on each other.
A Stake in the Outcome
When they are given the opportunity to impact the decisions that affect their professional lives, employees feel incentive to see those decisions succeed. Our staff has been given a stake in the outcome in the following ways.
- Testing staff are encouraged to participate in the interview process. Panel interviews and post-mortem discussions allow them to provide input into the selection process.
- Current staff have responsibility for training new testers. They serve as mentors to newly hired members, focusing on software products, testing tools and testing processes.
- Staff members often travel to training courses in pairs so that they can learn together.
- The testing department indulges in an annual Professional Development Week. Normal duties are suspended for five working days. Staff members choose one or more technologies to investigate, frequently working together to build new skills.
We take time off several times each year for off-site retreats. Sometimes we participate in formal team-building programs through the company's Management Education department. Other times, we meet for an extended staff meeting to discuss important issues facing us. Whatever the vehicle, the testing team leaves reacquainted both professionally and personally.
Developers: The Guests
"We must all hang together, or assuredly we shall all hang separately." Benjamin Franklin
The plans for the party are complete. The hostess knows what will be served. She has selected the right mix of guests, ingredients, and staff. With the invitations sent, the hostess anticipates the start of an exciting event.
As testing manager, my guest list for the 'T' Party is pre-set. I do not spend as much time on what will be served as how to serve it. With help from an eager and well-trained staff, I know that I can pull off a great event. So, my challenge now is to convince the guests to come. To accept the invitation, the guests must expect good service and the staff must deliver.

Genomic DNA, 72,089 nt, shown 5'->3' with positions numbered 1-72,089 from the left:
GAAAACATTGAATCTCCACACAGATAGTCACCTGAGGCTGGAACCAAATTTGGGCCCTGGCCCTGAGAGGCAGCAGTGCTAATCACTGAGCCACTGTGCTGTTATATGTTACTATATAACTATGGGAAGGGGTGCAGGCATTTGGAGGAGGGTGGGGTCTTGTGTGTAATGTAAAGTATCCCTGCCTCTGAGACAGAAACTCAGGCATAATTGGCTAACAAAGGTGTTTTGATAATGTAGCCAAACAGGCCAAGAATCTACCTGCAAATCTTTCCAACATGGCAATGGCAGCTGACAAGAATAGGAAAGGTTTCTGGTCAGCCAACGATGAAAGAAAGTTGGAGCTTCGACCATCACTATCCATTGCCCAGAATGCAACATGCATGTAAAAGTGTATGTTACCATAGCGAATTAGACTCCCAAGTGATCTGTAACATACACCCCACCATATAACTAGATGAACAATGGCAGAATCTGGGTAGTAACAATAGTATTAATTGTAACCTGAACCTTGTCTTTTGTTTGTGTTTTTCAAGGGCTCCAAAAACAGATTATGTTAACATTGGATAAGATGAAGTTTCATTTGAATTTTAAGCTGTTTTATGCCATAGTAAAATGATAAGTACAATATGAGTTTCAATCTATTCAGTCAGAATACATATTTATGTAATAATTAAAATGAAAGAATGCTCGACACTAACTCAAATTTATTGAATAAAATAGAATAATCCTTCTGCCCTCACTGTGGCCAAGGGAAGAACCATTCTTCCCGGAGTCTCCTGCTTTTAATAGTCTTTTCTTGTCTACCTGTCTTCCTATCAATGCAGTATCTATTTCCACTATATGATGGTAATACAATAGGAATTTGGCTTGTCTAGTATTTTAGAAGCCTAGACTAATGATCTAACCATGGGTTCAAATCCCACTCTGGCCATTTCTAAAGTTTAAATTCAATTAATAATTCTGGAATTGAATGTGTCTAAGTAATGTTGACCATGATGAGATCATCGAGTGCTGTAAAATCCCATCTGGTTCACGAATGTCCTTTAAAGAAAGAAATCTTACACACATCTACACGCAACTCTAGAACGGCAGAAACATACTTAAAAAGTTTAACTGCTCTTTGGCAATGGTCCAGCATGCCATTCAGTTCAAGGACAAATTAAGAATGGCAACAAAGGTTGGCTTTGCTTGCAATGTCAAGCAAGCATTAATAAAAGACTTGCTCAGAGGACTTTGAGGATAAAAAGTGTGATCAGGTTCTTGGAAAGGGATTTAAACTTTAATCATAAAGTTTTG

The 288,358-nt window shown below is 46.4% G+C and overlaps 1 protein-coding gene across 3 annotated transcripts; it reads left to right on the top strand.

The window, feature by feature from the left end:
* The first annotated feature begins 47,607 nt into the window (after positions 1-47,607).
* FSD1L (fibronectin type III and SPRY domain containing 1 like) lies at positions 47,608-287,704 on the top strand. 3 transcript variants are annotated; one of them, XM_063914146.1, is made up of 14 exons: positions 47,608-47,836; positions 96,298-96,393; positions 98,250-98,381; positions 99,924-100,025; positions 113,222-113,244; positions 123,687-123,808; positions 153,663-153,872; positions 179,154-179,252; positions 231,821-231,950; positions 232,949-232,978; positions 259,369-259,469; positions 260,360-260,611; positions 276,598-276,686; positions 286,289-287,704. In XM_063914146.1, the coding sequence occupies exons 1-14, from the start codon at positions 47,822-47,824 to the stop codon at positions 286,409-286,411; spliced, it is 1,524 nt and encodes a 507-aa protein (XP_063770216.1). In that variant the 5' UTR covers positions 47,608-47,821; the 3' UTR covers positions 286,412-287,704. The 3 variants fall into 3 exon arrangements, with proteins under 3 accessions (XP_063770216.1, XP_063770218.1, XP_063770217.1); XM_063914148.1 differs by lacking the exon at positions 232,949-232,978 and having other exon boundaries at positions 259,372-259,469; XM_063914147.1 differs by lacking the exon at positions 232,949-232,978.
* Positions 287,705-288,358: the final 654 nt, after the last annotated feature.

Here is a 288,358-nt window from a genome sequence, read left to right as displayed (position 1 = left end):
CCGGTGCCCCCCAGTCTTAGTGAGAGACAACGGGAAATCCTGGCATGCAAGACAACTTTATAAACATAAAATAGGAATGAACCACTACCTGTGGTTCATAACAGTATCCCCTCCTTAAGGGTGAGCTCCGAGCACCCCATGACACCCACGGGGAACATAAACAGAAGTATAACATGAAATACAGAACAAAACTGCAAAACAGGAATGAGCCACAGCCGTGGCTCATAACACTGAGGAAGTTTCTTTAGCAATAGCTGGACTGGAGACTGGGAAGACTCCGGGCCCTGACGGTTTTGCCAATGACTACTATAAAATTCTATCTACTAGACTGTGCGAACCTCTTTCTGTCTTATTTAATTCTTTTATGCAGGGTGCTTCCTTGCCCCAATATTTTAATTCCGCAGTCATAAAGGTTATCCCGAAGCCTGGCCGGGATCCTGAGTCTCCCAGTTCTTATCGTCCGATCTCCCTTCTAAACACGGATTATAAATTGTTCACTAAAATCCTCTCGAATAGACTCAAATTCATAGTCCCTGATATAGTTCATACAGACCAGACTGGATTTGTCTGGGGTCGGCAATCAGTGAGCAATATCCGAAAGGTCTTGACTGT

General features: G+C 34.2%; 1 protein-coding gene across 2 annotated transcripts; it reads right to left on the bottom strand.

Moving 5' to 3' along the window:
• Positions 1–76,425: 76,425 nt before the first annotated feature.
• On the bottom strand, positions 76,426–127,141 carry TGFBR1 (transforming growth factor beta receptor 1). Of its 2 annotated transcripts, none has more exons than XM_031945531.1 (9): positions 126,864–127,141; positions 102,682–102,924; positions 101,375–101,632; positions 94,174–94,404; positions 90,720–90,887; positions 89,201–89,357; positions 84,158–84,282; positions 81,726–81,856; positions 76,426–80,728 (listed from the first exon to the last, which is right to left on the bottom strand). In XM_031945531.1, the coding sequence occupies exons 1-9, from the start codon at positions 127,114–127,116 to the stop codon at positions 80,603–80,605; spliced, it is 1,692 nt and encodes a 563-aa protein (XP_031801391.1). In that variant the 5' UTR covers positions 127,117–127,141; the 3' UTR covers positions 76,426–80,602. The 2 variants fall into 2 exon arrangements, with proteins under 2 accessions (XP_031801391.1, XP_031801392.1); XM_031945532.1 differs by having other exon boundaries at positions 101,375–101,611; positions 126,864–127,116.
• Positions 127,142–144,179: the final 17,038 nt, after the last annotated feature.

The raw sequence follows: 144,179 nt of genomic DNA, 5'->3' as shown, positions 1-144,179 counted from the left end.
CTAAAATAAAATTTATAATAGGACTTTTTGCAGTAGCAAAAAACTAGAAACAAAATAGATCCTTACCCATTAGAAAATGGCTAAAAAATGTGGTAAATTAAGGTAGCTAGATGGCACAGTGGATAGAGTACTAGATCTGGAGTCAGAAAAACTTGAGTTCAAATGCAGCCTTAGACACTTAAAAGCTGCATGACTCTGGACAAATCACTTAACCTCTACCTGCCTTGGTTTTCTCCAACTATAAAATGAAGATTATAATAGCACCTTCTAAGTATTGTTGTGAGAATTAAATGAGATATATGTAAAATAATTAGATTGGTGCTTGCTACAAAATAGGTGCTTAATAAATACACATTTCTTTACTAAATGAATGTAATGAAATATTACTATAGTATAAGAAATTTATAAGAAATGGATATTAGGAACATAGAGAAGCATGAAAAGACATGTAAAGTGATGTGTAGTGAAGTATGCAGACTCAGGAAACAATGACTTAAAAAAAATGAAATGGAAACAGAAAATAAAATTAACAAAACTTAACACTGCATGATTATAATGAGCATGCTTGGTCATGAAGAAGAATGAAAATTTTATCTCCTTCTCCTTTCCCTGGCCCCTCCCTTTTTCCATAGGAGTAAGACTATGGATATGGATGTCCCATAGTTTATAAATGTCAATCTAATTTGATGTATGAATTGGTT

So, how do developers define good service? Do they limit it to finding bugs? I have not found that to be true. As developers become aware of what testers have to offer, I find that they expect testers to participate fully on the development team. Here are the characteristics I have used to facilitate strong relationships with developers.
Testers may need to prove their technical competence to developers. We have to be amazing. I suggest the following two ideas.
- Testers must perform well and in a timely manner. Testers should work hard to find that initial defect. First impressions are critical and bad ones are hard to salvage.
- Developers may not realize that most testers have the same credentials developers have. When the opportunity presents itself, testers should mention past experience or educational background.
- Positive attitude
Testers need to be positive and approachable. Testers should be careful when discussing their findings with developers: no gloating, no whining, no superiority! Testers can try to couch negative messages in positive terms. If asked to meet an unrealistic schedule, a tester can make a no sound nearly like a yes. For instance, instead of There's no way I can get all this done in two weeks , try: I can do an adequate job with two weeks, but I could do a great job with four.
In an ideal world, software development projects would faithfully exercise quality processes. Well-written design documents would be delivered on schedule. Test plans would be carefully crafted and implemented. Testing cycles would never be shortened. So, how many of us work in an ideal world? Instead of playing the blame game, testers